“You know what I’m going to do this year? I’m going to open a credit union account for my face lift – It just makes good sense.”
I shuffle in the chair, make interested ‘uh huh’ sounds and inwardly debate the merit of waging into beauty-parlour-small-talk with my opinion. I try my best to bite my tongue, but I just can’t. What becomes of us if we all just leave these attitudes unchallenged? So I take a deep breath
“Hmm It’s fun to make the most of what we have, but we are all getting older, isn’t it just better to learn to accept this somehow? – won’t that ultimately make us happier and better people?"
“I hear what you’re saying, but what about Victoria Beckham?”
“I’m not sure what you mean?”
“She isn’t aging. Some people defy aging.”
Admitting defeat on such specificities I offer my last tuppence worth,
“I guess it’s all fine and well, just as long as you’re giving as much attention to what’s on the inside as what’s on the outside” (preaches to self)
I am met with stunned silence. Then I hear her whisper-repeat my comment to herself…..more silence.
“…what’s on the inside, I’ve never heard that before. I like that. I’m going to remember that”
And now I’m stunned. Stunned and grateful that I move in circles where face-lift-fund comments (and the like) do not go unchallenged.
It’s all so seductive – you can make yourself a brand new person, again and again. All you have to do is shop, exercise, groom, tan, bleach, pluck and…. vajazzle (latter worth mentioning on grounds of it’s existence being my case and point. Also, because vajazzle is a funny word)
I pay for my (totally unnecessary and overpriced) treatment and meet eyes with myself in the mirror - Am I better now? Do I cut it? Can I compete? These are the questions I ashamedly ask myself far too often, I’m no different than face-lift-fund lady really, but I guess at least I know that there are other voices to listen to and there are other faces to look at than Victoria Beckhams (nothing personal on good old posh, I bet she’s a great girl).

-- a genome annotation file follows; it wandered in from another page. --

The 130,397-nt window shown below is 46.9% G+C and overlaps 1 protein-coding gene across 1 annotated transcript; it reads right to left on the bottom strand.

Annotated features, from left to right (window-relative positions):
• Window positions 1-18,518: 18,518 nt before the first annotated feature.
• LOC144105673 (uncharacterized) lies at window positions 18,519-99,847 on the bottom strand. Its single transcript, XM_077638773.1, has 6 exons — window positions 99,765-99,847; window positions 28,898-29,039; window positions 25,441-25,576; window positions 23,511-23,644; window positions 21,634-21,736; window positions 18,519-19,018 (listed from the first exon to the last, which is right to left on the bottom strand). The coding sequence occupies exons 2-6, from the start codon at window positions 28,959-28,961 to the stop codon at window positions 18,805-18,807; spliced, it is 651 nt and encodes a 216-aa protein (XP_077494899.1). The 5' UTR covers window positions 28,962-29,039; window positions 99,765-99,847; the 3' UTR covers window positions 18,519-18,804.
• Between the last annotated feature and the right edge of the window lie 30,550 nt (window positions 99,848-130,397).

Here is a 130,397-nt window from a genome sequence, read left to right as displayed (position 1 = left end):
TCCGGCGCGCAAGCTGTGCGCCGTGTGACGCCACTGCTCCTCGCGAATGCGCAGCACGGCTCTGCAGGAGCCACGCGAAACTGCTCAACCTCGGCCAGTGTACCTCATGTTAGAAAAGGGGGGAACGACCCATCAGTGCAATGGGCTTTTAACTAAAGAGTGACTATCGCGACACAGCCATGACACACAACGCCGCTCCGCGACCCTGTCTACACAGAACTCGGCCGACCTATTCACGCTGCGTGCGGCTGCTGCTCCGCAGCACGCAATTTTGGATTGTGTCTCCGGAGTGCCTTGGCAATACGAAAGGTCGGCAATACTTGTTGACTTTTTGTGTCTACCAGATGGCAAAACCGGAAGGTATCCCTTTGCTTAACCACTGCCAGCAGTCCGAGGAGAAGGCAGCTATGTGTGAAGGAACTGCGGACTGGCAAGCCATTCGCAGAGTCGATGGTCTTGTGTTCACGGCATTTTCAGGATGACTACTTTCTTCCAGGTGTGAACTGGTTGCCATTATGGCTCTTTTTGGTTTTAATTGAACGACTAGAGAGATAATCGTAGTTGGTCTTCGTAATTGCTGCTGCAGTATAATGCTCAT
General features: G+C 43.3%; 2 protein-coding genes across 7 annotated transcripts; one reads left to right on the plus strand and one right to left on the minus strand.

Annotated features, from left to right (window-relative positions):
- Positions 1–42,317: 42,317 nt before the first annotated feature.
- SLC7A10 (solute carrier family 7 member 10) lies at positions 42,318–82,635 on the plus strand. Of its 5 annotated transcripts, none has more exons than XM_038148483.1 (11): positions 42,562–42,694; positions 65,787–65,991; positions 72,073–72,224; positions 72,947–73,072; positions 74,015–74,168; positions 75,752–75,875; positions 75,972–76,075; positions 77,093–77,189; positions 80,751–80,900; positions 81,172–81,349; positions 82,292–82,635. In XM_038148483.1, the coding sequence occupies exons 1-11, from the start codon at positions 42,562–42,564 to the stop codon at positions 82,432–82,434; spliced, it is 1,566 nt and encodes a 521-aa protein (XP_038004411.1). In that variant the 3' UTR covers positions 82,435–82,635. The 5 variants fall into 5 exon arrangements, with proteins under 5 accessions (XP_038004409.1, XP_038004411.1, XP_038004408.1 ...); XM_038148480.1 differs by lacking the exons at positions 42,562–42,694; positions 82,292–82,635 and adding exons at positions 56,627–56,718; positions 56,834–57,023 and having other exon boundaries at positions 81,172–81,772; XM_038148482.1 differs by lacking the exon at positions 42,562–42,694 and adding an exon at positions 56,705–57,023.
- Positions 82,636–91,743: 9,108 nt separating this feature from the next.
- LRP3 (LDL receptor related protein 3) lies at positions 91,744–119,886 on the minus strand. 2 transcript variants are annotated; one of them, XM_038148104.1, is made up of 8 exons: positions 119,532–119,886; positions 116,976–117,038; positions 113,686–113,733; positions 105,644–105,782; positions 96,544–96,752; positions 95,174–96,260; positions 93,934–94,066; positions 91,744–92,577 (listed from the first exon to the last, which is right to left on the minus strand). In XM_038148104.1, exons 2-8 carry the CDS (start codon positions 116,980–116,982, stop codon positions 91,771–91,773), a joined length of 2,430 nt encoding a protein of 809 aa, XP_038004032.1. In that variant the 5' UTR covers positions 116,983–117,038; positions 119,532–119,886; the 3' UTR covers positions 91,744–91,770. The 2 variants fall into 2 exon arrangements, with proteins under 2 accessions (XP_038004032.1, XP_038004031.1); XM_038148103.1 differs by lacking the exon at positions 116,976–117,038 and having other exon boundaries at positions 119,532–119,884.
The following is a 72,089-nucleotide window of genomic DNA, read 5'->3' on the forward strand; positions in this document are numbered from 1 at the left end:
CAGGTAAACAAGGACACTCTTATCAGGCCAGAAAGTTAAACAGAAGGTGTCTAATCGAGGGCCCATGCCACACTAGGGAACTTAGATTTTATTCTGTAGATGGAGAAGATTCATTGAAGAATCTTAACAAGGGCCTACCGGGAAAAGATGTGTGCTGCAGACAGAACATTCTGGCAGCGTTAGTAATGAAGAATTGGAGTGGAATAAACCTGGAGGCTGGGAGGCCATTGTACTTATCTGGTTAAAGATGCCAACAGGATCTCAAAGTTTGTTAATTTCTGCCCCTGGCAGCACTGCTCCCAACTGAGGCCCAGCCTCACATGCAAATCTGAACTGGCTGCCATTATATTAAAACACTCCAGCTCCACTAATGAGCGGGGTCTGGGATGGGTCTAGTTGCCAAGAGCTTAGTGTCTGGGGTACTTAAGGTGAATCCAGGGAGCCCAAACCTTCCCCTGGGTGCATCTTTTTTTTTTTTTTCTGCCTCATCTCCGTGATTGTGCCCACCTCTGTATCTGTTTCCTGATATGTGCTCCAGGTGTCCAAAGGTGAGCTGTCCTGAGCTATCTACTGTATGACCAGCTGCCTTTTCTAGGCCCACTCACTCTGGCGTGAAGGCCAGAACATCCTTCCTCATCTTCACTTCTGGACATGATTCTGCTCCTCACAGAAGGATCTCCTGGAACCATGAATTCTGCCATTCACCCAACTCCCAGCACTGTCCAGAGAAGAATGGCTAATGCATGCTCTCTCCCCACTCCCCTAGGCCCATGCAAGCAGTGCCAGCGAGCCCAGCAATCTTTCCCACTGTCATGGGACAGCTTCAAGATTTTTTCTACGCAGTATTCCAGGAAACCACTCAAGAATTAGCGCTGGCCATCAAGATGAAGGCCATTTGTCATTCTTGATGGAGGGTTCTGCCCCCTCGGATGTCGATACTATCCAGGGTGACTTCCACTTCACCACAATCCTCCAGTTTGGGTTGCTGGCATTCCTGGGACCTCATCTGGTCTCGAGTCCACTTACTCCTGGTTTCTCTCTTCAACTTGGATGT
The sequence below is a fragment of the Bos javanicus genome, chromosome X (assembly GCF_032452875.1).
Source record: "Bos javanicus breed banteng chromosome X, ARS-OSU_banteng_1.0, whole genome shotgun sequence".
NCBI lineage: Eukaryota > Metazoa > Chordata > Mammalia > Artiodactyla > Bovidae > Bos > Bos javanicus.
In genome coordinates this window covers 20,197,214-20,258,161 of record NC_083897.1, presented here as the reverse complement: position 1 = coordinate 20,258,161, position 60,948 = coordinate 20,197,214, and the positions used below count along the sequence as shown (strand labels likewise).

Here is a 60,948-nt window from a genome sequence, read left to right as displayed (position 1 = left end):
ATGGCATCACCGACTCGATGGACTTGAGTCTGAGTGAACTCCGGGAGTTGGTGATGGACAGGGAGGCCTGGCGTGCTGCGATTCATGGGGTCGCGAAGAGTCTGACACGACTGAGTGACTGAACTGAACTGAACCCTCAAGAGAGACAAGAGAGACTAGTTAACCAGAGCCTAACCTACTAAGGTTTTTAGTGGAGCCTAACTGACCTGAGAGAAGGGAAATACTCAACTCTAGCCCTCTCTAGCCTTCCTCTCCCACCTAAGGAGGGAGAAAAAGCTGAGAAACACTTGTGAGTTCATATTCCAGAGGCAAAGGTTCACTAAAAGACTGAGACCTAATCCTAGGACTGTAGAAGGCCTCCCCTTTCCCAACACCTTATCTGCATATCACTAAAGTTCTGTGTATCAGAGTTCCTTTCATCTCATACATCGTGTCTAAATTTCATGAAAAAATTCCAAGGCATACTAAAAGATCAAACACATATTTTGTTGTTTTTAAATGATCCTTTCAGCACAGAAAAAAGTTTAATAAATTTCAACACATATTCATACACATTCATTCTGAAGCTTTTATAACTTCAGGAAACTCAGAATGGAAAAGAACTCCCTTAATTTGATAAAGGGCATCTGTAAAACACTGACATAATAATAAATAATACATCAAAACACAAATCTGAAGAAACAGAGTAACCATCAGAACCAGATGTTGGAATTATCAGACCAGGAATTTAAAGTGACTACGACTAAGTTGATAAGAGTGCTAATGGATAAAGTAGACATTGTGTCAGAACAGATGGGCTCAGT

With so many messages thrown at me, It’s hard to hear the signal amongst all the noise. I’ve heard it said that my value shouldn’t decrease because of someone’s inability to see my worth. But isn’t that all dependent on how I attribute worth? If beauty = worth and "Beauty in things exists merely in the mind which contemplates them." (or, beauty is in the eye of the beholder), then what if no eye beholds and no mind contemplates me? What then is my worth?
We all misplace our worth in some way. I want to hold fast to what I know to be true of my worth. I believe that I am not loved because I am valuable. I am valuable because I am loved (cough cough, that was a God bit). So I need not boast in my own efforts, nor must I toil and “try try try” to earn what is freely given. Keeping perspective of this when dating, that is a work in progress because dating exists in a cruel, savage world of first impressions, where image is king. And alas it is The Year of Dating. Survival demands I must learn that dating is something I do, not something that defines.
To borrow from the Skin Horse in the Velveteen Rabbit (and to manipulate the metaphor somewhat to meet my own needs here) I want to be so real that I don’t mind being hurt, because I know that I am loved though I be shabby and loose in the joints. Imagine how absurd it would be for the Skin Horse to go and get the toy equivalent of a face-lift (all pimpled out like a Bratz doll?) considering the love that has been lavished upon him. He need not earn it. It’s there.
I am not my job, I am not who I date, I am not the dirty dishes piling up in the sink, I am not how fabulous my hair looked yesterday, I am not the fine lines forming around my eyes, I am not the mysterious feathers that have somehow exploded all over my car, seriously.
(It's ok to be psyched or bummed about these things (especially the feathers). But I'm learning that a disproportionate response to them is telling of a misplaced sense of worth.)
I am loved, really loved and loved real.